Longarm quilting is the process by which a longarm sewing machine is used to sew together a quilt top, quilt batting and quilt backing into a finished quilt. The longarm sewing machine frame typically ranges from 10 feet (about 3 metres) to 14 feet (about 4.25 metres) in length. A complete longarming system typically consists of an industrial length sewing machine head (19 - 30 inches,) a 10 to 14-foot frame, a table with a layer of plastic under which is placed a pantograph, and several rollers on which the fabric layers and batting are attached.
The first quilting frame and machine consisted only of two bars that allowed the user to move the quilt and the frame beneath the machine to quilt straight, parallel lines on the fabric. By roughly 1877, the design had been modified, and began to look similar to the design quilters now know as a longarm quilting machine.
While the Depression era caused a decrease in the interest in sewing machines and an increase in hand sewing, the quilting machine still managed to take on new and exciting designs. During the past 20 years the longarm sewing machine has become a popular and familiar concept to quilters.
The speed and ease with which a quilter can have a quilt top finished by a longarm quilter has caused an increase in recent years for quilting. These machines allow quilters to have their quilts finished without going through the time-consuming process associated with normal machine quilting or hand quilting. Sewers (or sewists, piecers, or quilters) can now take their finished quilt tops to professional longarm quilting businesses and pay a fee to have their quilting done by a longarm quilter. The availability of relatively quick and reasonably affordable quilting services has helped to cause a surge in the quilting business and an overall growth in interest in quilting as an art form.
The frame of the machine consists of several rolling bars onto which layers of the quilt sandwich are placed. On one side of the machine, two rollers, known as the feeder bars, are present with a muslin leader onto which the backing and the quilt top can be attached. Material is attached by sewing pins, a snap system, or sewing zippers to the muslin leaders and then the material is stretched tight over the belly bar, which ensures that the layered material is smooth and taut according to the sewers’ desires.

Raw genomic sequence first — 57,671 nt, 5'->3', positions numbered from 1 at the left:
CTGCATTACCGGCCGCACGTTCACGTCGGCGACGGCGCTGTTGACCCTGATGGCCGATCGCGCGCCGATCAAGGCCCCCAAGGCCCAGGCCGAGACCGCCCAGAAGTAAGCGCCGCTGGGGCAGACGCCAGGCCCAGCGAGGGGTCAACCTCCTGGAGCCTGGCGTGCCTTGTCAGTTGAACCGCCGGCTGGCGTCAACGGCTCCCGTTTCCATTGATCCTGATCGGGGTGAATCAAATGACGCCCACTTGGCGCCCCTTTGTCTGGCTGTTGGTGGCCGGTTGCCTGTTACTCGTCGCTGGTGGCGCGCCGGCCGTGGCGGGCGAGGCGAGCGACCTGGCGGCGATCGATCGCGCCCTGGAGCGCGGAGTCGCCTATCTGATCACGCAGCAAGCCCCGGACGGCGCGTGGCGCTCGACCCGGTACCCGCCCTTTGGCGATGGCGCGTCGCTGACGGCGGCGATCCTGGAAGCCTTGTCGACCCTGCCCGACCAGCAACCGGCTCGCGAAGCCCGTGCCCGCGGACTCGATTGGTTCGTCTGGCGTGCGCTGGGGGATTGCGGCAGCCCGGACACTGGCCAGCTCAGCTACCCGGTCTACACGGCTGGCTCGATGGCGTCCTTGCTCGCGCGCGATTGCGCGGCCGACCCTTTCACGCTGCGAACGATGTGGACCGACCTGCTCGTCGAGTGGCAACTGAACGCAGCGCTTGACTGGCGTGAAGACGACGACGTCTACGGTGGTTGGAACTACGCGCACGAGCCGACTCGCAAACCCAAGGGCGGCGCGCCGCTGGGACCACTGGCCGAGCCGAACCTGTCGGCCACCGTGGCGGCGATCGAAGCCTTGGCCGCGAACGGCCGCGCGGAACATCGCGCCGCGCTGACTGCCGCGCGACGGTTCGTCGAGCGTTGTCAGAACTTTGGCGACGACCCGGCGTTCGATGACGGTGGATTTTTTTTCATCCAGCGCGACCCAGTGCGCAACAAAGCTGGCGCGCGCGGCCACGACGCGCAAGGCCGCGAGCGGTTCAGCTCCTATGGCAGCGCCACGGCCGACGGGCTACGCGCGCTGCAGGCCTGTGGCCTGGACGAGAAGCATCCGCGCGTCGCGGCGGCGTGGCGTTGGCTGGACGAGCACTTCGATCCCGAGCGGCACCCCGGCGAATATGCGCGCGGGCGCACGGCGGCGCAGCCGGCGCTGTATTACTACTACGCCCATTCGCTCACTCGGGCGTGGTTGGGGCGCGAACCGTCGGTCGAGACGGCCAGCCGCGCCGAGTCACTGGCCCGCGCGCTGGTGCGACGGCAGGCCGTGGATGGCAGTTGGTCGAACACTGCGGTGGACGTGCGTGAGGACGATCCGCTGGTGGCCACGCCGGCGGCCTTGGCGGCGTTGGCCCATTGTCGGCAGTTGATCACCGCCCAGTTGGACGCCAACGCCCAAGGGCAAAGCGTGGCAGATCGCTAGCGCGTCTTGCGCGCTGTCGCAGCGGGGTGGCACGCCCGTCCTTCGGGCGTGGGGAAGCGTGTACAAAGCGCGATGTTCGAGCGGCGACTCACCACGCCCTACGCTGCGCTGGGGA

A pantograph is a long design that spans the length of the longarm table. The longarm quilter will take the pantograph design and place it beneath the plastic layer on the table and then trace this design using the laser or stylus found on their machine head. The design typically spans the length of the quilt and can be repeated in rows to produce an all-over design on the quilt top. This method of longarm machine quilting is popular due to the minimal amount of work required by the longarm quilter themselves.
Ten or more major companies in Northern America currently manufacture and sell longarm quilting machines. As with models of cars, longarm sewing machines come in different types and sizes, with different features and options. A true longarm machine is generally defined by their 'throat' size, meaning the distance from the back of the 'sewing harp' to the needle. A mid-arm machine is generally 15” while a traditional longarm is 16” to 30”, with, 16/18/20/21/22/24/30” options.
Business owners that have their own longarm quilting machines may choose to quilt other people’s quilts for a fee. The price to have a quilt sewn together by a longarm quilter varies depending on the type of quilting requested, the size of the quilt, the expertise of the longarm quilter, competitive pricing in the area of quilting services, and other factors. It is usually calculated by square inch or square foot. Imperial measures are still strong in the quilting world though metric, such as in Australia, is also recognised and publications generally include both.